Covid-19: Unemployment destroying hinges on the ‘Doorway to the Karoo’
Touws River, a small town along the N1 in the Western Cape, has been devastated by the economic effects of Covid-19, with more and more residents relying on soup kitchens to survive.
“A ghost town” is how soup kitchen co-founder Rashaad Baker described his hometown of Touws River (Touwsrivier), an old railway town along the N1 highway in the Western Cape.
With the prolonged Covid-19 lockdown, many of the town’s residents have become unemployed and dependant on soup kitchens for food.
Touws River is an old railway town about 180km from Cape Town, a two-hour journey by car.
Ali Sablay, project manager at humanitarian organisation Gift of the Givers Foundation, told Daily Maverick he had been receiving calls for assistance from Baker and soup kitchen co-founder Daphne van der Merwe, since October 2020.
Employers in and around the town have been cutting back on jobs, while some businesses have been forced to close operations altogether. In July 2020, Aquila Game Reserve, one of the area’s biggest employers, offered a “Save Now, Safari Later” promotion special — this in an effort to reinvigorate declining tourism, in the wake of 500 of the reserve’s workers being temporarily laid off due to Covid-19 and having to rely on unemployment incentives. Commuter Transport Engineering — another vital source of employment in the town, has closed down, adding to further joblessness.
Touws River has a population of 8,751 people according to the Statistics South Africa 2011 Census, with only 35,4% of the population employed. 10 years on, Sablay said the town suffers an unemployment rate of 93%.
Employment opportunities in the region remain scarce
The Breede Valley Municipality, into which Touwsrivier is incorporated, had provided jobs for fewer than 50 people, according to Baker. The municipality’s main offices are in Worcester, about 70km away from Touws River.
Two local Touws River supermarkets employed a handful of people.
Before the Covid-19 pandemic, the town’s residents found work on farms in the surrounding area, at the transport company and at the reserve. The town is labelled as a “doorway to the Karoo”, as it is situated along the R62 wine route.
Sablay told Daily Maverick he first visited the town in December 2020, to deliver 300 food parcels to the community. “There is nothing happening there,” he said.
Last week, Gift of the Givers delivered 250 food parcels, non-perishable bulk supplies to Baker and Van der Merwe’s soup kitchen for distribution to the destitute community, along with sweets, chips and chocolates for the town’s children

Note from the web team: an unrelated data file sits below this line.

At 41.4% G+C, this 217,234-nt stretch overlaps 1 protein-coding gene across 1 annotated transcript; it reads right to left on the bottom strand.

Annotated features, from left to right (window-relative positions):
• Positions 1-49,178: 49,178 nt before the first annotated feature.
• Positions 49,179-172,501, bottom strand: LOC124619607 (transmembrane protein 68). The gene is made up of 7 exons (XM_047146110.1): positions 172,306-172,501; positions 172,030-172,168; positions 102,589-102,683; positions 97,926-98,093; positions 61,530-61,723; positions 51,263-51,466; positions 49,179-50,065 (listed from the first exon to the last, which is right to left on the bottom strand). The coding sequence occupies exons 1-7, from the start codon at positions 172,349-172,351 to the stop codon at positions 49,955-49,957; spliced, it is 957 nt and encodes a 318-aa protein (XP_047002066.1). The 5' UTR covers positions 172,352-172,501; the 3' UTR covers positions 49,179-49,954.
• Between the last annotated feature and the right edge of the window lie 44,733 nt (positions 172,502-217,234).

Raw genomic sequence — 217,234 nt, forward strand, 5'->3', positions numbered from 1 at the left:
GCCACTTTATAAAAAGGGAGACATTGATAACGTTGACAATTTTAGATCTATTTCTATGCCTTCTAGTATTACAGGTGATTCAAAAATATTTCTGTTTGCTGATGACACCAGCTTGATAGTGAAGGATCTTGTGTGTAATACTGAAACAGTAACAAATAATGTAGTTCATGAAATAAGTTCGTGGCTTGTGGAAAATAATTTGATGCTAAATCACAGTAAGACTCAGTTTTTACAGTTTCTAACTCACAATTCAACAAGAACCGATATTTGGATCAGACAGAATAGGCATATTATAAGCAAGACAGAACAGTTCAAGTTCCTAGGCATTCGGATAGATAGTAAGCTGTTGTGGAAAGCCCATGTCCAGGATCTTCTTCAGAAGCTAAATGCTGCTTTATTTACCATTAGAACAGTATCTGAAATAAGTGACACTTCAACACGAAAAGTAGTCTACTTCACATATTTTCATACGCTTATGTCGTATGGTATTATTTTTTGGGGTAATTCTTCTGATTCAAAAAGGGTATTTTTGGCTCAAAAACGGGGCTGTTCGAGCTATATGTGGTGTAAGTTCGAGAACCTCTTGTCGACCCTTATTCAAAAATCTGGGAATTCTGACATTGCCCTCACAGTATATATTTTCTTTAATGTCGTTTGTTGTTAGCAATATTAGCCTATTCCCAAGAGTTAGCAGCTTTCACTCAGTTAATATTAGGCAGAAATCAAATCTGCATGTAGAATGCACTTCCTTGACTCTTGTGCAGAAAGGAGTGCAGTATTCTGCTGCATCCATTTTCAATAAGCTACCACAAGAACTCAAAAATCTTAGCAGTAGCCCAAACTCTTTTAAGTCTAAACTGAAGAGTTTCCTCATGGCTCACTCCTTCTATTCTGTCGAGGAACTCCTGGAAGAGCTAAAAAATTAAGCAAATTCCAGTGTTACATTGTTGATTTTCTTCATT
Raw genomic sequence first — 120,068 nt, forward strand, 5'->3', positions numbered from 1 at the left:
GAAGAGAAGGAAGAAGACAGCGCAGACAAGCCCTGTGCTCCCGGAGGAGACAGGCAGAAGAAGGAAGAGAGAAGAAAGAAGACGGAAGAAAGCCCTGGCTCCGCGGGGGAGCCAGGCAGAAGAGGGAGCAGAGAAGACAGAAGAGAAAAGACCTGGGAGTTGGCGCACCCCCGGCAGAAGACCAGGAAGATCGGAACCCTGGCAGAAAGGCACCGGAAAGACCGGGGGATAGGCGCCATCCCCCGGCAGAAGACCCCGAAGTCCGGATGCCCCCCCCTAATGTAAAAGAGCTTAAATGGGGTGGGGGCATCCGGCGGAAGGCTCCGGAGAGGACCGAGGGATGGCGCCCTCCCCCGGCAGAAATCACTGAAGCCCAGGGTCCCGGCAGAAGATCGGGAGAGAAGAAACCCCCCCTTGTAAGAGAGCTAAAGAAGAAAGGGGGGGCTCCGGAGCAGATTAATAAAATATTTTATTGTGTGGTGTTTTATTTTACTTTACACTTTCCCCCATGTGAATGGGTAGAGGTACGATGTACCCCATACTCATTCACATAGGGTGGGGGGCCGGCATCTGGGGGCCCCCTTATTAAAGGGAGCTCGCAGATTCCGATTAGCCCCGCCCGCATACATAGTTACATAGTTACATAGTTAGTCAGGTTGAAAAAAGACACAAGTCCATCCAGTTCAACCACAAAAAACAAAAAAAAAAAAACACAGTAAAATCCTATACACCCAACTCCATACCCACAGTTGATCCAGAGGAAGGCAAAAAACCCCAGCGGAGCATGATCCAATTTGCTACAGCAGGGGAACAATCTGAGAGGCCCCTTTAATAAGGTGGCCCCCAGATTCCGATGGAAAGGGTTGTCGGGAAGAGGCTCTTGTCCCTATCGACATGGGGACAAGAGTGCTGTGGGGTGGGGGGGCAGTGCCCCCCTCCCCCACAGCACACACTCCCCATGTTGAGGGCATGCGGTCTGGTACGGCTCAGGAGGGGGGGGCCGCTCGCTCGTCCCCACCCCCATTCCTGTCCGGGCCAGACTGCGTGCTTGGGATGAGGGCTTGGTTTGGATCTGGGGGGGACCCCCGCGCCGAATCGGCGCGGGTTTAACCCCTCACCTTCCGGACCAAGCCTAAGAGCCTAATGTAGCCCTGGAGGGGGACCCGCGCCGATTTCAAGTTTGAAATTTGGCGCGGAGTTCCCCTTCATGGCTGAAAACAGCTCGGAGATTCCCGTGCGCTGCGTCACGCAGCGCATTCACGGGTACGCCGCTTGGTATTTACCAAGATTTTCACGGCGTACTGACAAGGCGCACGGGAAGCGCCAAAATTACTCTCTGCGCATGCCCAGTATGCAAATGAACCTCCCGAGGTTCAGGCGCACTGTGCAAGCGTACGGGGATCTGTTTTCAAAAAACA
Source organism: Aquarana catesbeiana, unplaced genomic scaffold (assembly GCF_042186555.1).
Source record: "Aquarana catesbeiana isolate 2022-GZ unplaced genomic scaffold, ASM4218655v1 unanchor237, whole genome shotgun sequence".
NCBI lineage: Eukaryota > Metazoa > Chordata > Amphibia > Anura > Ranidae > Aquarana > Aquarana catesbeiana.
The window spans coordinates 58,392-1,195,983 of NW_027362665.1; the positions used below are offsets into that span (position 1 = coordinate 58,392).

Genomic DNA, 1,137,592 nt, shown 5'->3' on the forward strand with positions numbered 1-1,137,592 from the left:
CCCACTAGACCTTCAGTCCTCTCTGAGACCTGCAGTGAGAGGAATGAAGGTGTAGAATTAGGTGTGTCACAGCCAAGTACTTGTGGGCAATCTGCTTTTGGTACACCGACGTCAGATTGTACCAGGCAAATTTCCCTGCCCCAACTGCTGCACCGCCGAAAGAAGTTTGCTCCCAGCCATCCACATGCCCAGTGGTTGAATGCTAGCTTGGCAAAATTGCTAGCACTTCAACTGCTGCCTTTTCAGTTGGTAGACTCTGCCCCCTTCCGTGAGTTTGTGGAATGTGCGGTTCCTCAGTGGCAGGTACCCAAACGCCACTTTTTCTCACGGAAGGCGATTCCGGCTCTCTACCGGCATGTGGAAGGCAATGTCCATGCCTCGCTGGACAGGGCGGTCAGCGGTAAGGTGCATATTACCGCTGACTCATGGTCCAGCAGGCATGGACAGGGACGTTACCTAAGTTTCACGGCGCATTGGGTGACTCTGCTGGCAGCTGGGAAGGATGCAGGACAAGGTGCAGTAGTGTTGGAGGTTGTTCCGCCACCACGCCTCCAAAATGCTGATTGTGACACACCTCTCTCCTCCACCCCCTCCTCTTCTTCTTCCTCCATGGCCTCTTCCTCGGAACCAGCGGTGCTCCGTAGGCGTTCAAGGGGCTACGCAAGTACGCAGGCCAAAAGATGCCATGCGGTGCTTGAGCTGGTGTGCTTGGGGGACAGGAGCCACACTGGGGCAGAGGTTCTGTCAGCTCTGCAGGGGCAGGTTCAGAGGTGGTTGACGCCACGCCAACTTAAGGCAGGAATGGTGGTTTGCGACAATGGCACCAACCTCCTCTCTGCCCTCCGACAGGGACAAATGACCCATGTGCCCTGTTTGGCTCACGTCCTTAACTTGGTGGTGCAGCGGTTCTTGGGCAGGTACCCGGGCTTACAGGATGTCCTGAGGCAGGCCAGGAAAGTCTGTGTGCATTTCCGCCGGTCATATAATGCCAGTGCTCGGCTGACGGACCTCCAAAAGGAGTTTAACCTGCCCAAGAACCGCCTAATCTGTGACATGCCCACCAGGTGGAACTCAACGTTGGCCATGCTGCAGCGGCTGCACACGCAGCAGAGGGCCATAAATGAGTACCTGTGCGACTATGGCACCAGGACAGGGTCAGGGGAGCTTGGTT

“One lady said we bought Christmas for the children,” said Sablay.
Baker told Daily Maverick that his soup kitchen has been registered as a non-profit organisation, under the moniker “Compassionate Hearts”. It initially provided meals to between 20 and 30 children when the kitchen opened in July 2020. “You can’t say no to a hungry child when he or she says they are hungry,” he said. The kitchen now feeds 400 people.
It provides meals for the community twice a week — sometimes the only substantial meals that families in the area get. At times, the soup kitchen has had to turn people away because of a lack of supplies, which Baker said was “heart-wrenching”.
The soup kitchen has had support from a local supermarket, but Baker said this was also dependent on the available budget.
Gift of the Givers has since adopted the soup kitchen. “Their help and assistance have become invaluable,” said Baker.
Baker explained that Touws River was in dire straits and in need of help. There were no Home Affairs or Labour Department offices for the unemployed to access services such as the Unemployment Insurance Fund. Residents needed to travel to Worcester or else De Doorns — 40 km away — to access services.
Due to the lack of employment in the town, Baker said “it’s becoming a ghost town” and added, “it’s a forgotten town, people just drive through.”
Baker added, “What this town needs is reskilling. Youth needs to become skilled.”
According to the latest available figures, on 29 January, Touwsriver has had 235 confirmed cases of Covid-19, with 37 active cases. The town has had eight Covid-19-related deaths
Baker told Daily Maverick the number of cases could be more — as there is “still shame” in speaking openly about testing positive for Covid-19. DM
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"Information pertaining to Covid-19, vaccines, how to control the spread of the virus and potential treatments is ever-changing. Under the South African Disaster Management Act Regulation 11(5)(c) it is prohibited to publish information through any medium with the intention to deceive people on government measures to address COVID-19. We are therefore disabling the comment section on this article in order to protect both the commenting member and ourselves from potential liability. Should you have additional information that you think we should know, please email [email protected]"
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